The Clock speed was omitted from the article, but the Xeon 7400 is clocked at 2.6ghz. That's actually pretty decent for a Xeon, they don't go as high as the mainstream processors because they

  • by halcyon1234 (834388) <halcyon1234@hotmail.com> on Tuesday September 16, 2008 @08:22AM (#25023663) Journal
    ... and a moisturizer strip for a cool, refreshing finish.
  • Wattage (Score:5, Interesting)

    by locster (1140121) on Tuesday September 16, 2008 @08:24AM (#25023685)

    I think server builders these days are less interested in the number of cores per CPU and more interested in improvements in the performance/wattage ratio.

    • Watt you say?
    • by Kjella (173770)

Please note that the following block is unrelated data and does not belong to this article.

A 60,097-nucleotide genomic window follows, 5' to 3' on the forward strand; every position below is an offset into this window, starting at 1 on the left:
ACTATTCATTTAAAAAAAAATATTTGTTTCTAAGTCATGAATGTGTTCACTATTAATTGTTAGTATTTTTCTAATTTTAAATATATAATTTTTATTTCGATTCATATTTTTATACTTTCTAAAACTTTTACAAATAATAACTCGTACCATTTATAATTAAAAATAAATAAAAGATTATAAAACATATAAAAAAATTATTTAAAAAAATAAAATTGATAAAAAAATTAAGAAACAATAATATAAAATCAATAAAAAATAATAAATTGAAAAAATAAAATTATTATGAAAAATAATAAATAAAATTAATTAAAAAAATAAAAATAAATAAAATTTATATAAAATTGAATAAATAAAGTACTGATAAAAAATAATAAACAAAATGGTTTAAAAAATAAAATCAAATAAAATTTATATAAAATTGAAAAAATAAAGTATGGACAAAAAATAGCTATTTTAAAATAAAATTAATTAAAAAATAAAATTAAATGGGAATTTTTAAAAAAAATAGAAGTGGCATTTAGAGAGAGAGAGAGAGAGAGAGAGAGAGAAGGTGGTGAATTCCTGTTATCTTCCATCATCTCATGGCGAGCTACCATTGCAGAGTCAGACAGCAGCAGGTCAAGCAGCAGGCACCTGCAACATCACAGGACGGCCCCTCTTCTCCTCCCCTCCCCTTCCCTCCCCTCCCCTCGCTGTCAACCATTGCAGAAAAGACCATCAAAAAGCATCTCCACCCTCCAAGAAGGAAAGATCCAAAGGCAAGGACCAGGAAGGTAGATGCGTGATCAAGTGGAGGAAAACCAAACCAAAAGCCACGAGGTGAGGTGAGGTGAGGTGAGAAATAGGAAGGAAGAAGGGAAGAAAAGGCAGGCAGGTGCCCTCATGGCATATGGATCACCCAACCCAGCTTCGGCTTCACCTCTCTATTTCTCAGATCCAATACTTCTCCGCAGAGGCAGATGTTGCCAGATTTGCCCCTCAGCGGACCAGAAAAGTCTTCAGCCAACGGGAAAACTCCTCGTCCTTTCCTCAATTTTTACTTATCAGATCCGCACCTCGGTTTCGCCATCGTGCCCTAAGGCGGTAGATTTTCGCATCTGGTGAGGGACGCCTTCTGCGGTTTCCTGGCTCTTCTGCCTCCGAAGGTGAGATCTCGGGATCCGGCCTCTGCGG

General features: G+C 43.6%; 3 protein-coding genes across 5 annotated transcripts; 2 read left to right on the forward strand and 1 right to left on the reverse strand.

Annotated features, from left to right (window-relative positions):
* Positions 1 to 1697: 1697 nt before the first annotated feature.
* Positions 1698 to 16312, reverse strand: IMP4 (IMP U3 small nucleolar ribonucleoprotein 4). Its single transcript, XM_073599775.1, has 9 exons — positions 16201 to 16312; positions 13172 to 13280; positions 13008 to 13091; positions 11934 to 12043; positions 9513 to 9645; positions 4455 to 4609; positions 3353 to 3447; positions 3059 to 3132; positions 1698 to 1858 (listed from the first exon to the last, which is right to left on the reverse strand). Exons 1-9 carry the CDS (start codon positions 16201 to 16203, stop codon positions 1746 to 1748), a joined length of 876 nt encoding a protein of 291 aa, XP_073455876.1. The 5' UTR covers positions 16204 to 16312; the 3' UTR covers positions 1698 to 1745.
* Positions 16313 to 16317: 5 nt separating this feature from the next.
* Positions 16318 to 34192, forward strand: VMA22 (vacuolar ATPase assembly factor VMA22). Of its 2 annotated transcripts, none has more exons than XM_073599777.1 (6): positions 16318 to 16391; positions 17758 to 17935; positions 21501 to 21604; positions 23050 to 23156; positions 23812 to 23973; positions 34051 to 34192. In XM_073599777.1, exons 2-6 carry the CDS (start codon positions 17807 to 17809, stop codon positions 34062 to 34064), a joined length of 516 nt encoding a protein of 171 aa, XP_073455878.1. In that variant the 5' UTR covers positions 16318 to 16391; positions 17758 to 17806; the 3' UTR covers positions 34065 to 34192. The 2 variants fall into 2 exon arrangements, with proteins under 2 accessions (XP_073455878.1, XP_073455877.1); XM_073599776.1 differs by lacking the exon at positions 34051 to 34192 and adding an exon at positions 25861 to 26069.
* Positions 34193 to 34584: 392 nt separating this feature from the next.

That depends entirely where those servers are. Many places rack space comes at a huge premium and anything packing more punch into less space is valuable. Of course, if you're talking about your local server room where you could just put in another rack if you needed to it's not that big a deal.

      • Re: (Score:3, Informative)

        by afidel (530433)
        Any decent host is also going to kill you for bringing more power to your rack so there is definitely a balancing point. The fact is that the datacenter is designed for a certain power density and going beyond that really screws things up. Airflow and cooling densities, percentage of space allocated to UPS and generators, etc. But, looking at the Intel press release, these suckers pack 6 cores into a 65W power envelope, quite impressive. This compares quite favorably with the 45W for the best current genera
    • Well, considering this 45nm part uses less power for 6 cores than the 65nm parts from the same company use for 4 cores, I'd call that win-win.